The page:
By permanently turning on this delta switch in mice through genetic engineering, he was able to create a mouse with an innate resistance to weight gain and twice the physical endurance of normal mice. Because they were able to run an hour longer than a normal mouse, they were dubbed "marathon mice."

Subsequent work in the Evans laboratory found that activation of PPAR-d in these mice also suppresses the inflammatory response associated with arthrosclerosis.

But the genetic metabolic engineering that created the marathon mouse is permanent, turned on before birth. While a dramatic proof of concept that metabolic engineering is a potentially viable approach, it offers no help to an adult whose muscles are already formed and who now would benefit greatly from having more active, fat-burning muscles.

That is why the potential of chemical metabolic engineering - possibly a one-a-day pill as opposed to permanent genetic metabolic engineering - is so exciting, says Dr. Evans. In today's society, too few people get an ideal amount of exercise, some because of medical problems or excess weight that makes exercise difficult. Having access to an "exercise pill" would improve the quality of muscles, since muscles like to be exercised, and increase the burning of energy or excess fat in the body. And that would result in less fatty tissue, lower amounts of fat circulating in the blood, lower blood glucose levels and less resistance to insulin, lowering the risks of heart disease and diabetes.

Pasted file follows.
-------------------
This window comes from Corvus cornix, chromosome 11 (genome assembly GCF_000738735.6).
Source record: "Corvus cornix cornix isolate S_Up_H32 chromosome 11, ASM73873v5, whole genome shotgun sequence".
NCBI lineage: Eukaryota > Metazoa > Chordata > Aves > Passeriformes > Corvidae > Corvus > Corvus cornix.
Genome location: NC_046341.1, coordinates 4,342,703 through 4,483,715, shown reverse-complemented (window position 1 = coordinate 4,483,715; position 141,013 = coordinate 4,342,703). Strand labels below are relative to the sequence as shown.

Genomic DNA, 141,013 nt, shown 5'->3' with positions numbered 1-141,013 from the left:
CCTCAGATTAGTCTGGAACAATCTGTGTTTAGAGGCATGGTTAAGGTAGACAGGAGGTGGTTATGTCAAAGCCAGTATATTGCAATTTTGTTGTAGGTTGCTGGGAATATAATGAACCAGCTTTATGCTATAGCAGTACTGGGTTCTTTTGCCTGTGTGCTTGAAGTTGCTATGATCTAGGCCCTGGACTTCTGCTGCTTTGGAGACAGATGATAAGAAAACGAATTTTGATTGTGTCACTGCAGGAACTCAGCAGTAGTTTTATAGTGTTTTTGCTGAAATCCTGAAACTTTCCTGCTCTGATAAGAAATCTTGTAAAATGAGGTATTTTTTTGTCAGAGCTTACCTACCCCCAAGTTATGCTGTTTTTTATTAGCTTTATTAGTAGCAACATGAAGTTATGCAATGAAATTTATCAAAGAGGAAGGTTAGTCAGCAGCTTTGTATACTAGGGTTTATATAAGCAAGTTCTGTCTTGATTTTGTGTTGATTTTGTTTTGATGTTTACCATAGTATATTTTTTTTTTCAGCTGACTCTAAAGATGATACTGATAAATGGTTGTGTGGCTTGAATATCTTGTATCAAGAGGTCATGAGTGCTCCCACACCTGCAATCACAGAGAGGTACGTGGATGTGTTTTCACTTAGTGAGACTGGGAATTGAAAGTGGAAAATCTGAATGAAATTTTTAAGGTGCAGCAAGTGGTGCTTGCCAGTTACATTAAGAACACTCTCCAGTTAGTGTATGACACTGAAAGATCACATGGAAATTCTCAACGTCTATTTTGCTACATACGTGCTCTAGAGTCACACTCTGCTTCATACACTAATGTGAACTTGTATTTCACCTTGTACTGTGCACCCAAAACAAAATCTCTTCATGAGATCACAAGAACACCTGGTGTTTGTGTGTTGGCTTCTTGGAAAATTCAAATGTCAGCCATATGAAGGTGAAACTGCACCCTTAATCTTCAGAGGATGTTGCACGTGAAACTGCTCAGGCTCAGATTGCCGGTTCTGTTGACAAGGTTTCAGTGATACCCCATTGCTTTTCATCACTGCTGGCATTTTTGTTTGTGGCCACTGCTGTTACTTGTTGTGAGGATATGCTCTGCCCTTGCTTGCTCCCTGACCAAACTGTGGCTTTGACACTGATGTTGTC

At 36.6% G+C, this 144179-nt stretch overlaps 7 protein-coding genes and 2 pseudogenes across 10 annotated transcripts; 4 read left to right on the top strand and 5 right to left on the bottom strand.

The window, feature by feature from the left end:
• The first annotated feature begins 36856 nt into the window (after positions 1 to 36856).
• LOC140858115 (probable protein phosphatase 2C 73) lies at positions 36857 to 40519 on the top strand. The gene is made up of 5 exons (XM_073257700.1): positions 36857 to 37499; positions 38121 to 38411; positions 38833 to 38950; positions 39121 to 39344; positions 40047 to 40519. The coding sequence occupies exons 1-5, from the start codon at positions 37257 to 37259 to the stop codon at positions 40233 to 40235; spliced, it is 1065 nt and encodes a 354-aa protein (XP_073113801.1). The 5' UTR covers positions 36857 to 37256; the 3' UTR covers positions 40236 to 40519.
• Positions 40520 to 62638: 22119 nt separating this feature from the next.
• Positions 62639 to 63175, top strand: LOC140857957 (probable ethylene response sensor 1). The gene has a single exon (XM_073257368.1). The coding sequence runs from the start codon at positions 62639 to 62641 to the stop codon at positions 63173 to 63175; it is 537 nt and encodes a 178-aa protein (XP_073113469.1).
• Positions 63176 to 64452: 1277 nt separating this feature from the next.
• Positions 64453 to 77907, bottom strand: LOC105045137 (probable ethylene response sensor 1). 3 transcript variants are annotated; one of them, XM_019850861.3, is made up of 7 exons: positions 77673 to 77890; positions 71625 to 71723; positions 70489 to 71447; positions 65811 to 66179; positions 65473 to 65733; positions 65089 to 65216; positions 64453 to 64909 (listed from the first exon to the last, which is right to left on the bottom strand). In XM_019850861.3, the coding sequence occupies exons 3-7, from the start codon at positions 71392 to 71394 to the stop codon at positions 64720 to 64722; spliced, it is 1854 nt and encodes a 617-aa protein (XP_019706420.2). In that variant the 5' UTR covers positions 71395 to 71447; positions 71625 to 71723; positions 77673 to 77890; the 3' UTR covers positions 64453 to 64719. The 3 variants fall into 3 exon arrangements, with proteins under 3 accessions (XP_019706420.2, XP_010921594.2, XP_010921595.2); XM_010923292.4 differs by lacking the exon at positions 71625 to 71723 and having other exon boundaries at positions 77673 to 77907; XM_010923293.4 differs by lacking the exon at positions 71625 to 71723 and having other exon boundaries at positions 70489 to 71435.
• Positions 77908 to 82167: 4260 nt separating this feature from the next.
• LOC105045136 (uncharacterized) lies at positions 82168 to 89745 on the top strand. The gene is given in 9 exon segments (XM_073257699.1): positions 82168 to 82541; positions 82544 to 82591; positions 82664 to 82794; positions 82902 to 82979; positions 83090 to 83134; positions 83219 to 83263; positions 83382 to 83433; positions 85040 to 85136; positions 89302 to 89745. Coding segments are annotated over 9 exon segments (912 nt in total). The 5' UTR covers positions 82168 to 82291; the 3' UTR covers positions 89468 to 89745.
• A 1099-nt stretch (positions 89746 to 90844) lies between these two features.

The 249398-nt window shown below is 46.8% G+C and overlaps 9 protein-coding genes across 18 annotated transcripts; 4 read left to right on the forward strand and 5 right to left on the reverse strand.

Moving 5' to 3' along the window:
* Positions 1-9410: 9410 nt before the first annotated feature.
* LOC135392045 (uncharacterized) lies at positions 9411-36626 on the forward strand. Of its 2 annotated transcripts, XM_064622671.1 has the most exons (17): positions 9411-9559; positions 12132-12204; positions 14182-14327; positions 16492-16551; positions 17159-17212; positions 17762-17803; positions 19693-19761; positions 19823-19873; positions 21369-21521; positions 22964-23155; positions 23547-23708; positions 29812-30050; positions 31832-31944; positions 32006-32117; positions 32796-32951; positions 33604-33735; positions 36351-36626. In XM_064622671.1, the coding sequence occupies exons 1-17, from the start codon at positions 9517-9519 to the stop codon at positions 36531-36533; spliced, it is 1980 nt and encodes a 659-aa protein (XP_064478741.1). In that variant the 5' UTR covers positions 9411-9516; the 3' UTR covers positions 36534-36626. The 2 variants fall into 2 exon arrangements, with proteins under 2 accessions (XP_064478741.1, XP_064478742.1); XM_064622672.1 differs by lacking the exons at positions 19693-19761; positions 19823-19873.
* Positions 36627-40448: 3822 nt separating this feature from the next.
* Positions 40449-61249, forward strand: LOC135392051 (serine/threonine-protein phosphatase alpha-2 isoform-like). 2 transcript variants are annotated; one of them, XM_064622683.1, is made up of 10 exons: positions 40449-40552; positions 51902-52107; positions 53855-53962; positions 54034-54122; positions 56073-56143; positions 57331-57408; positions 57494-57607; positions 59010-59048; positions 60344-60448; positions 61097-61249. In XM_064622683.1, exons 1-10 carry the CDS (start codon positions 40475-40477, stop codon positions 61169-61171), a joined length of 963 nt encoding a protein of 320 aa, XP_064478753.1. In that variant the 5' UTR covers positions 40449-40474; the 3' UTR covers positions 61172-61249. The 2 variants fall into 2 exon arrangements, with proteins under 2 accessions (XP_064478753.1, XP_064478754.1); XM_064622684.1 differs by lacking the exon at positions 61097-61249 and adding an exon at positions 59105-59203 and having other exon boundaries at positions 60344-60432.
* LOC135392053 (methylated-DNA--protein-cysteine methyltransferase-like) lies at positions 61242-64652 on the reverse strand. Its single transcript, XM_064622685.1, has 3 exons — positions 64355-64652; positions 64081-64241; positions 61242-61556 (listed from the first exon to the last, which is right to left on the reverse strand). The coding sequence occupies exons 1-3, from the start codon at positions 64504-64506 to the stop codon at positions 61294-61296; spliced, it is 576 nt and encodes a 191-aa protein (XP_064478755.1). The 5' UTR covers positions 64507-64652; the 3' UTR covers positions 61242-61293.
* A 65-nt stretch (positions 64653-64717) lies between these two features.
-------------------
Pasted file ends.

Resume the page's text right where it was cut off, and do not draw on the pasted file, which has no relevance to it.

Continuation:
The ability to chemically engineer changes in metabolism also has given the researchers more insight into how the PPAR-d switch works, says Dr. Evans. Genetically engineering changes in metabolism in the marathon mice triggers both increased fat burning and increased endurance. Adult normal mice that receive the drug to switch on PPAR-d show increased fat burning and resistance to weight gain, but they do not show increased endurance. Dr. Evans says this suggests the delta switch can operate in different modes, and the laboratory is in the process of figuring out exactly how. He hopes his strategy will make it possible.

Silicon surface plasmonics could achieve terahertz

has shown how the use of laser pulses can create a surface plasmon resonance from a photonic crystal effect.

Surface plasmons can only exist in a metal/dielectric interface. They are electromagnetic waves that run along the surface of this interface. “What we wanted to do,” explains Zhang, “is start with a non-conductive material to see if we could excite surface plasmons in the terahertz region.” For their attempt, Zhang and his colleagues use silicon because of its properties as a semiconductor. “We used ultra-fast laser pulses that resulted in photodoping.”